Referring to FIG. 2, a general block-based structure of a preferred watermark 120 in accordance with at least one aspect of the present invention is shown. The data of the watermark 120 may be embedded in the content data 102, in which case the watermark 120 is referred to herein as an “embedded watermark” 120. It is noted, however, that the watermark 120 may represent a desired configuration for a watermark embedded in a frame of data (e.g., having not been distorted), in which case the watermark 120 would be referred to herein as a “reference watermark” 120.

Preferably, the watermark 120 includes a plurality of data blocks 122, each data block 122 having an array of data values (such as pixel values, etc.). The array of each data block 122 is preferably a square array, although a non-square array may also be employed without departing from the scope of the invention. The data values of each data block 122 are arranged in one of a plurality of patterns. As shown, the data blocks 122 of the watermark 120 preferably include data values arranged in either a first pattern or a second pattern. For example, data block 122A may be of the first pattern and data block 122B may be of the second pattern.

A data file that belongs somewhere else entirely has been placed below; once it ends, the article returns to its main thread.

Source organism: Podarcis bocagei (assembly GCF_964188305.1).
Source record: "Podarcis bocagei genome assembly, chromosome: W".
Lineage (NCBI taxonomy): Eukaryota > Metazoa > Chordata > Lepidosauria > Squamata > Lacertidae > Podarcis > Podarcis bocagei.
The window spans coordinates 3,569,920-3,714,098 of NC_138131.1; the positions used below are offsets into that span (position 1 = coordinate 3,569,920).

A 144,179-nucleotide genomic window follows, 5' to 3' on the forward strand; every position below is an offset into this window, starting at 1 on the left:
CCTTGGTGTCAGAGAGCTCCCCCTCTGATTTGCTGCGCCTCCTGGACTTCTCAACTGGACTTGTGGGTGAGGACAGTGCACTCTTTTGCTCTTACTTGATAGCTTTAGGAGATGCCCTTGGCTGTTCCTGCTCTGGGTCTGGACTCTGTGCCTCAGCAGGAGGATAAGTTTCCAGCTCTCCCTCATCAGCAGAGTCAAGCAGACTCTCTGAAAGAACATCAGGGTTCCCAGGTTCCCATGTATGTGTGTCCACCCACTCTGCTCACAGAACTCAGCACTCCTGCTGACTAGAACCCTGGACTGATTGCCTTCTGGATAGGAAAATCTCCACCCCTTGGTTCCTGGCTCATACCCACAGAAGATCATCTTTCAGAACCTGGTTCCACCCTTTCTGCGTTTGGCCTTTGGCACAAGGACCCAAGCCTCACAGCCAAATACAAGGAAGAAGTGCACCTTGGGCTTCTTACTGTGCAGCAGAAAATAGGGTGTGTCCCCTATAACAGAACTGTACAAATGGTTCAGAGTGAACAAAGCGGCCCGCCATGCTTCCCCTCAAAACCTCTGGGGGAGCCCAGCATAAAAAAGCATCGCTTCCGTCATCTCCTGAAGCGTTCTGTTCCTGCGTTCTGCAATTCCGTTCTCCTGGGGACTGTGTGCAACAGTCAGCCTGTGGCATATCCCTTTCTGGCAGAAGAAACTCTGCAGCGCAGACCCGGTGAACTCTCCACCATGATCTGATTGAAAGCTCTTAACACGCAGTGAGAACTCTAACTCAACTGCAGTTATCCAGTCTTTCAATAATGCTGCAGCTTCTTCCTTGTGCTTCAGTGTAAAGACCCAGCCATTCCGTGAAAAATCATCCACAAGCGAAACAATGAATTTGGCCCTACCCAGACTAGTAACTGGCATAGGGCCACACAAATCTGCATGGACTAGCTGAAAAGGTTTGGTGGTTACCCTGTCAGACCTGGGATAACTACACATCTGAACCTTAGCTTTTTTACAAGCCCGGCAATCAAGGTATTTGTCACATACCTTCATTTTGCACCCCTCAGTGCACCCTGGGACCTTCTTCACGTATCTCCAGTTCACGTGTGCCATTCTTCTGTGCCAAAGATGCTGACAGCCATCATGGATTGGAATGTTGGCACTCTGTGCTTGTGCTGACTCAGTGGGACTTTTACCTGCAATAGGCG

Reference is now made to FIG. 3, which illustrates further details of a data block 122 of the first pattern, such as data block 122A. Assuming a Cartesian system of coordinates, the first pattern may be defined by four quadrants of data values, where the first and third quadrants have equal data values and the second and fourth quadrants have equal data values. By way of example, the data values of the first and third quadrants may represent negative magnitudes (e.g., −1) and are shown as black areas in FIG. 2, while the data values of the second and fourth quadrants may represent positive magnitudes (e.g., +1) and are shown as white areas in FIG. 2. With reference to FIG. 4, the second pattern (e.g. data block 122B) may also be defined by four quadrants of data values, where the first and third quadrants have equal data values and the second and fourth quadrants have equal data values. In contrast to the first pattern, however, the data values of the first and third quadrants of the second pattern may represent positive magnitudes (white areas in FIG. 2), while the data values of the second and fourth quadrants may represent negative magnitudes (black areas in FIG. 2).